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Week in Tech: N is for Nougat, Now TV, and nano-cams

A Vine time for TV shows

Adult Swim has released Vine's first full TV show, the sensible-sounding Narg Nallin' Sclopio Peepio. If you're thinking that Vine's six-second limit means a pretty short show, you're right – but Adult Swim hasn't been limited to six seconds, so the programme weighs in at a millennial attention span-testing 10 minutes. As Jon Porter says, "it's not entirely clear why the platform was chosen, other than due to its reach. With 200 million monthly active users Vine has a similarly sized user base to long-form video site Vimeo, but is dwarfed by the likes of YouTube". However, Vine did extend its maximum video length to 140 seconds last week, which suggests that longer videos may become more common on the service.

Bring on the brain cams

Fancy a camera so small that you can inject it directly into your brain? No, us neither, but scientists have invented one anyway. As Duncan Geere reports: "A team of researchers at the University of Stuttgart has developed a teeny-tiny little camera that could be used in medicine, security monitoring and for miniature robots." As much as we hate the phrase 'paradigm shift', it's a paradigm shift in the way small cameras can be made: the lens is just 0.1mm wide, and the entire system fits comfortably inside the needle of a standard syringe. According to its creators: "The unprecedented flexibility of our method paves the way towards printed optical miniature instruments such as endoscopes, fibre-imaging systems for cell biology, new illumination systems, miniature optical fibre traps, integrated quantum emitters and detectors, and miniature drones and robots with autonomous vision."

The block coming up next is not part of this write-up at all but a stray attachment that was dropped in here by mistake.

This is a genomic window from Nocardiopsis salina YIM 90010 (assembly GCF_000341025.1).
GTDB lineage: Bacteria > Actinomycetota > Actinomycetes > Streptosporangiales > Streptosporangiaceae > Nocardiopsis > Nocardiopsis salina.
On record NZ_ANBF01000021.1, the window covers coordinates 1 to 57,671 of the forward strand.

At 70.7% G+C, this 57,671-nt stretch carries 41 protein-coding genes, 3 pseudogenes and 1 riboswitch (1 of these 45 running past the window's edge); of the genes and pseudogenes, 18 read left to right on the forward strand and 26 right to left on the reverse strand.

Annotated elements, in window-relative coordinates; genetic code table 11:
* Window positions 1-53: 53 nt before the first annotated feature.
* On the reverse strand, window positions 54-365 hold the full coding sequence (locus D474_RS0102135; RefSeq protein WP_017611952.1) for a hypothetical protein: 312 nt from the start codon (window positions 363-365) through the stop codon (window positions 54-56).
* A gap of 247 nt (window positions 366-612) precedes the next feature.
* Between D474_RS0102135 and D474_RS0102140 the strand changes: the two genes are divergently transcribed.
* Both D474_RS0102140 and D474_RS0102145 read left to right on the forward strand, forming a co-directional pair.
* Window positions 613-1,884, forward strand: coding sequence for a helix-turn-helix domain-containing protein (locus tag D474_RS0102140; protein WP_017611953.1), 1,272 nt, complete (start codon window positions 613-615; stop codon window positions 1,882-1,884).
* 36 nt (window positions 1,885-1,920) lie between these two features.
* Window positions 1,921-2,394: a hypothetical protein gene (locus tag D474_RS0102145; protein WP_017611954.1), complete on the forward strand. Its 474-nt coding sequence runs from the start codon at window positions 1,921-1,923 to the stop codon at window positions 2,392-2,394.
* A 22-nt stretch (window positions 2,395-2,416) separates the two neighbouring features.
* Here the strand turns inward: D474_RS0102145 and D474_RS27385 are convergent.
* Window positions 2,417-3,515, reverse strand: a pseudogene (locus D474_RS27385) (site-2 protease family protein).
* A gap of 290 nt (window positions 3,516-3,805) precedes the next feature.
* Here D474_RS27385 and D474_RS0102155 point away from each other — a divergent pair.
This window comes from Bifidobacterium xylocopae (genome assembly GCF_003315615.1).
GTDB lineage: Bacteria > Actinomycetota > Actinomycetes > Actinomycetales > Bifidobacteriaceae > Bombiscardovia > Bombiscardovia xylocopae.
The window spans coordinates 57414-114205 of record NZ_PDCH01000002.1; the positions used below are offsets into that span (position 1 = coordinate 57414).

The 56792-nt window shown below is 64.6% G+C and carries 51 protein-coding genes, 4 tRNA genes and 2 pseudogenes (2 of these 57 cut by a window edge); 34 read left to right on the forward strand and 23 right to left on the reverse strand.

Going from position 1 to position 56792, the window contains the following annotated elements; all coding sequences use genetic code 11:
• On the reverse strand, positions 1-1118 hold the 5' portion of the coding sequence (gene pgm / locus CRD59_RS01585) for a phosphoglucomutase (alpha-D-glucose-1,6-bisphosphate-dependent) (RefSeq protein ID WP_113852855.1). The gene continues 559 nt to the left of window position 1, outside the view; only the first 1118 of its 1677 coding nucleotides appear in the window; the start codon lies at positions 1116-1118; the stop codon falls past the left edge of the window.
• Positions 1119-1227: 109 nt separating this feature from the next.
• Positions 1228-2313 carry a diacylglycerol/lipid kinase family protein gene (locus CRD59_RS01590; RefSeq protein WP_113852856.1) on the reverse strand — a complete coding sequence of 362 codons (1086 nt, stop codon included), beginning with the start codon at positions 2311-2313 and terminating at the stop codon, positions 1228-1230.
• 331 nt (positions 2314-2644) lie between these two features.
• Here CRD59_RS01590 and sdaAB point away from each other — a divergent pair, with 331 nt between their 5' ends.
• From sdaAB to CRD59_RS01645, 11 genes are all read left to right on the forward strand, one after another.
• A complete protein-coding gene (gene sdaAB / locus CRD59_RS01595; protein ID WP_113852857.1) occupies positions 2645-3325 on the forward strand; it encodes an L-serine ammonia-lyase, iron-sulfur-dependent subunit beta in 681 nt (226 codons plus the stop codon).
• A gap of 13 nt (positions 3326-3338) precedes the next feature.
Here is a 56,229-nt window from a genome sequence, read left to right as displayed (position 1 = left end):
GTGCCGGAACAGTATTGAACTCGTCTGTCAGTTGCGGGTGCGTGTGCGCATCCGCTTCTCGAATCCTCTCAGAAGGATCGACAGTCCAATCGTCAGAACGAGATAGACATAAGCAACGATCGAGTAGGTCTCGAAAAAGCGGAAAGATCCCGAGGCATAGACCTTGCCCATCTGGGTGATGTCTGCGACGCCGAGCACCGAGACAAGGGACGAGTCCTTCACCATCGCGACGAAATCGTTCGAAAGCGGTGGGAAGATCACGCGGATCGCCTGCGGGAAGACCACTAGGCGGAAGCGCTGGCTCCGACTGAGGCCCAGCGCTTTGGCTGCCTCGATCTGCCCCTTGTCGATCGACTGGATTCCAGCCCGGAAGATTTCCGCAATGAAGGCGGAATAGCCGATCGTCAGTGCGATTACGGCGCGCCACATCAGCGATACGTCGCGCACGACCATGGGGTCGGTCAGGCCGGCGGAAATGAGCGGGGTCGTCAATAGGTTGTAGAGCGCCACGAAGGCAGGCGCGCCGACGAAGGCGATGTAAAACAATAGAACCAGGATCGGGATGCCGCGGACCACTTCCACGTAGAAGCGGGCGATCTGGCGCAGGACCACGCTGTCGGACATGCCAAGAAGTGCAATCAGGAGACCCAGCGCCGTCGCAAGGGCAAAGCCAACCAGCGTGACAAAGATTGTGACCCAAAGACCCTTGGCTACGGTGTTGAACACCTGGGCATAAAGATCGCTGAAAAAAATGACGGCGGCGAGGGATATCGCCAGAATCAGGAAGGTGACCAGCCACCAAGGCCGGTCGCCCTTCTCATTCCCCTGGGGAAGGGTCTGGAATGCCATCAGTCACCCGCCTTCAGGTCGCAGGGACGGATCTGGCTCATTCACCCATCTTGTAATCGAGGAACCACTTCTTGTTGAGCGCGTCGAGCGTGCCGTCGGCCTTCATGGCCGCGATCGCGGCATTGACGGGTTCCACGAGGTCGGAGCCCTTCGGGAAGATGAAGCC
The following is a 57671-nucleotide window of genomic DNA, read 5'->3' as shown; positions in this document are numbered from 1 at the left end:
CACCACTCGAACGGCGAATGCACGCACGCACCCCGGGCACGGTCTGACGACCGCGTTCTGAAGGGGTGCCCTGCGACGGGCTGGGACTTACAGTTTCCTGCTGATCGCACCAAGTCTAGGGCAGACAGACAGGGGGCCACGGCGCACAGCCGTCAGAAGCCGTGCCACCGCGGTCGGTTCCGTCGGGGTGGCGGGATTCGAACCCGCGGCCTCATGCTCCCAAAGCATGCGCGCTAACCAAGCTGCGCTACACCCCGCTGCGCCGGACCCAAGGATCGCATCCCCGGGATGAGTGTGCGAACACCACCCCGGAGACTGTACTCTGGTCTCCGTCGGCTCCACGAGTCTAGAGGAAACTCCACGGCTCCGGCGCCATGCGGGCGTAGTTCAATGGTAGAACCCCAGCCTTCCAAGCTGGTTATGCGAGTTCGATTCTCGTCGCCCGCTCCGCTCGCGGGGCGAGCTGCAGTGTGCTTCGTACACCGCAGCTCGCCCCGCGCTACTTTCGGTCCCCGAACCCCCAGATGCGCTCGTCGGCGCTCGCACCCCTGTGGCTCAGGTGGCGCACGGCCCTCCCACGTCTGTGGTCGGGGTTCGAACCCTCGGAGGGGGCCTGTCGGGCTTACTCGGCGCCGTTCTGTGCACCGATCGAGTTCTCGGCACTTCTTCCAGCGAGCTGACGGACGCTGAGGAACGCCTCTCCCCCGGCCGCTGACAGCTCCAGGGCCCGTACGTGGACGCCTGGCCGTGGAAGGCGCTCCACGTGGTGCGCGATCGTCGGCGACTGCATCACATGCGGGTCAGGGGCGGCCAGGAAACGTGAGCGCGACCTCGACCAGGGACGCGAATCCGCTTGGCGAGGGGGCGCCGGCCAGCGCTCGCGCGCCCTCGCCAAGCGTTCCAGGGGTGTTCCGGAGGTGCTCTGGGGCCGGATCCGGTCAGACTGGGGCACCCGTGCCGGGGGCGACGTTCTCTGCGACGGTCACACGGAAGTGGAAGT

Do androids see electric sheep?

How's this for science: humans and robots see things completely differently, but still arrive at the same answers. Over to Duncan Geere again: "it turns out that when an AI looks at an picture, it sees totally different things to humans. In experiments conducted at Facebook and Virginia Tech, researchers found significant differences between what humans and computers looked at when asked a simple question about an image". The neural networks they tested didn't see what the humans saw, but "the neural networks still turned out to be pretty good at getting the answers to the questions right. Which raises the question of how they knew". And the question of what else the robots aren't telling us…